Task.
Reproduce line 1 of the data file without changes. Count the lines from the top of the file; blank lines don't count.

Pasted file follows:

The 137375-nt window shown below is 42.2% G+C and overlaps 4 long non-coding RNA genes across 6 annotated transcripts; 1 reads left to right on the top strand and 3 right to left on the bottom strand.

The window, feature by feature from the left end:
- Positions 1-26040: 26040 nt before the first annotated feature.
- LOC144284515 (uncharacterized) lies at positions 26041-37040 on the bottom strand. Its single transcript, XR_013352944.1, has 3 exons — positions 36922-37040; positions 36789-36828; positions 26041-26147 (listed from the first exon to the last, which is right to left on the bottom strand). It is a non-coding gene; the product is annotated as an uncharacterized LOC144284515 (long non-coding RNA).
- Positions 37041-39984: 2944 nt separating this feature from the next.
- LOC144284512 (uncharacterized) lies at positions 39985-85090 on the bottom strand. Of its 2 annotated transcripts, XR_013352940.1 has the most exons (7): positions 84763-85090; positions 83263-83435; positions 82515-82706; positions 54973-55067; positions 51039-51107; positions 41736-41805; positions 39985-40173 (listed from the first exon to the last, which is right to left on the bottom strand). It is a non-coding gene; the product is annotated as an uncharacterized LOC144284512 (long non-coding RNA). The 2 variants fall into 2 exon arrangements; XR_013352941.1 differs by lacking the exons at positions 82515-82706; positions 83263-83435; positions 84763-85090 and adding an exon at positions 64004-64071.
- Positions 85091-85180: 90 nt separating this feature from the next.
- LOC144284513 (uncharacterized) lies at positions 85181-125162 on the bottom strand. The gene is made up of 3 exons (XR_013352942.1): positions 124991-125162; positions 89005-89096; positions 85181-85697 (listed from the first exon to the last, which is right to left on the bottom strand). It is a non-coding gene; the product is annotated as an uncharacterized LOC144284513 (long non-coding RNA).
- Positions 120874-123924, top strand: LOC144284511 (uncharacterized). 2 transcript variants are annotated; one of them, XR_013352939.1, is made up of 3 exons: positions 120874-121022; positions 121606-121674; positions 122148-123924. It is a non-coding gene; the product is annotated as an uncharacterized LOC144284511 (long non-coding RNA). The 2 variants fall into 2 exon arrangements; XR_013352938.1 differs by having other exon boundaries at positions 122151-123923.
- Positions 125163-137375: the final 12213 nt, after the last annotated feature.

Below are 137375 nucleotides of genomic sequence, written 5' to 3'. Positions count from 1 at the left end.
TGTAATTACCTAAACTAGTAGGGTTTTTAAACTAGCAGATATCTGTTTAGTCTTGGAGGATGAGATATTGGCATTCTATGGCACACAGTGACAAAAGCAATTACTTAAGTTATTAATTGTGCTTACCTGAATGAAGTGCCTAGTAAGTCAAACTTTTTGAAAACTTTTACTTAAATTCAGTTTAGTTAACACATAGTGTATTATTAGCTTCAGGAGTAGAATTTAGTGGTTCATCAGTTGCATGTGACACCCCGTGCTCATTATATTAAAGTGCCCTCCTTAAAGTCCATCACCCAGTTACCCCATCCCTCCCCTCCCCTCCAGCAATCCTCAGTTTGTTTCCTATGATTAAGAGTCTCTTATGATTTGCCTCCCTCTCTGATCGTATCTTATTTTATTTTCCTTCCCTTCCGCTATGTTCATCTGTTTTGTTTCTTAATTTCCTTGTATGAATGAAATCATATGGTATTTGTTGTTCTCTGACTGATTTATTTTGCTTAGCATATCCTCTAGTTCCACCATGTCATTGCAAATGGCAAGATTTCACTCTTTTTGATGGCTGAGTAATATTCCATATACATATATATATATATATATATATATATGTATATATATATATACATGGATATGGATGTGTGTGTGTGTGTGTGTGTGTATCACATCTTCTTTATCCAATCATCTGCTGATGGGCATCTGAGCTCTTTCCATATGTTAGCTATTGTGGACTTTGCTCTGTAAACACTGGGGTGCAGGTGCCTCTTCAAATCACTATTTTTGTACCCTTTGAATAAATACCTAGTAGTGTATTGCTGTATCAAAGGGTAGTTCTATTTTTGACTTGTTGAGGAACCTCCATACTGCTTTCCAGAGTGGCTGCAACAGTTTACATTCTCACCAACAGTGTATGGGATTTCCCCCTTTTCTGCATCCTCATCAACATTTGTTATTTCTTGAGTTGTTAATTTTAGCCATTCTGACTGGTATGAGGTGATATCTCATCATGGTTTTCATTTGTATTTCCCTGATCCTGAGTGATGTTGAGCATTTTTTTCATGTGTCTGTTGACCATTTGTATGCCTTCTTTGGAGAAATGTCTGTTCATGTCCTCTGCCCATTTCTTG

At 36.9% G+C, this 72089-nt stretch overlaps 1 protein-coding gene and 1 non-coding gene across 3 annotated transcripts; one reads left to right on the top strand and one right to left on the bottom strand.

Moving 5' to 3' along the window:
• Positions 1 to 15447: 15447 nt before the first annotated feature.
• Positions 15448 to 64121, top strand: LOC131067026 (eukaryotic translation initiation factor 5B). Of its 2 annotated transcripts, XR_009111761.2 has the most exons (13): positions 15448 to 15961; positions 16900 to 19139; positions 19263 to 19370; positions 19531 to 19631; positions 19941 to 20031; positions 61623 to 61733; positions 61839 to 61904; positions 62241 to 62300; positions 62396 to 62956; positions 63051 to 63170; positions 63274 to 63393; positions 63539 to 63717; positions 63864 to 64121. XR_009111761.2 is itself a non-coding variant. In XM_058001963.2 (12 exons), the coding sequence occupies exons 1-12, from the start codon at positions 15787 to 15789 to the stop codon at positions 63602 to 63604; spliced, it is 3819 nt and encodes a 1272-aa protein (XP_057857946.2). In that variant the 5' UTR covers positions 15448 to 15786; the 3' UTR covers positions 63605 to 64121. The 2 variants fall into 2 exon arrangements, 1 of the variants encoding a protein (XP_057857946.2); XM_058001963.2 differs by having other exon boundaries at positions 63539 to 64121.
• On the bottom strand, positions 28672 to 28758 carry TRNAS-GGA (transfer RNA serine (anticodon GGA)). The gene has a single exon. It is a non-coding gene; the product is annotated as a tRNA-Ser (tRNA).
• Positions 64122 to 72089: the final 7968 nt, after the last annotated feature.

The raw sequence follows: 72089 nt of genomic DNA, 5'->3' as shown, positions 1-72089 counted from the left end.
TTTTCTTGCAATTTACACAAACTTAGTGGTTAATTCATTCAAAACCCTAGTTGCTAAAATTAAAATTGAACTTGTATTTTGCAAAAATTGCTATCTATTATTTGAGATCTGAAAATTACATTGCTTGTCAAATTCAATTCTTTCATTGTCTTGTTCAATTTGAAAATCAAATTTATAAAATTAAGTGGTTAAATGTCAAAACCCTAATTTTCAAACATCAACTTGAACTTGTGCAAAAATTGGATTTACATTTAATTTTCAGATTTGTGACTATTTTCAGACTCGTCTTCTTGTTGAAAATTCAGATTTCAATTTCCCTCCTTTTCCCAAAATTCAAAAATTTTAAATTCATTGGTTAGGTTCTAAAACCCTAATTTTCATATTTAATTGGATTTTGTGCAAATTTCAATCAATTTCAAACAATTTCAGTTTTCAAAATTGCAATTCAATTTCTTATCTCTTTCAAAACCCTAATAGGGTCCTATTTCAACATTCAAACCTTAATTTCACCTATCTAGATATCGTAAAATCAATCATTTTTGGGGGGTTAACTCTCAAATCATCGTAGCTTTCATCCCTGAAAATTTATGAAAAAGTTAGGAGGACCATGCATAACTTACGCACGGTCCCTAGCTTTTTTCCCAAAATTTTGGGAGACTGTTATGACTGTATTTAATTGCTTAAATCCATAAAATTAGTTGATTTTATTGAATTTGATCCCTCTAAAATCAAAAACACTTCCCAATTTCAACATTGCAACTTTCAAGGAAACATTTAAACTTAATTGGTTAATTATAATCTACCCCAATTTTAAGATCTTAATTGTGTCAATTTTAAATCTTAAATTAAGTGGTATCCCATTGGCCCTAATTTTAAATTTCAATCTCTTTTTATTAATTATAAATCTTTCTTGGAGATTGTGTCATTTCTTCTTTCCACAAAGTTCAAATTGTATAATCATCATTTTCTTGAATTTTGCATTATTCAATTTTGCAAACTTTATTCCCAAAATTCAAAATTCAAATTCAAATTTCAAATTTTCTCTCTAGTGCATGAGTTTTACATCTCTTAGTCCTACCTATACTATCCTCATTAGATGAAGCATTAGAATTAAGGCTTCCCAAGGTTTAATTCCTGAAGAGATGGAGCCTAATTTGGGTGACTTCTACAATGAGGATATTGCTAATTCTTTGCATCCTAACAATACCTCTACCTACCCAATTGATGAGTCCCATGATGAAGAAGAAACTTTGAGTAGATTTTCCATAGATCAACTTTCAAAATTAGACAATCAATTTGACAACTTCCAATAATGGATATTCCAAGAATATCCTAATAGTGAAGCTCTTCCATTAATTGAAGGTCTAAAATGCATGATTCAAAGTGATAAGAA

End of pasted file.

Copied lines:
The 137375-nt window shown below is 42.2% G+C and overlaps 4 long non-coding RNA genes across 6 annotated transcripts; 1 reads left to right on the top strand and 3 right to left on the bottom strand.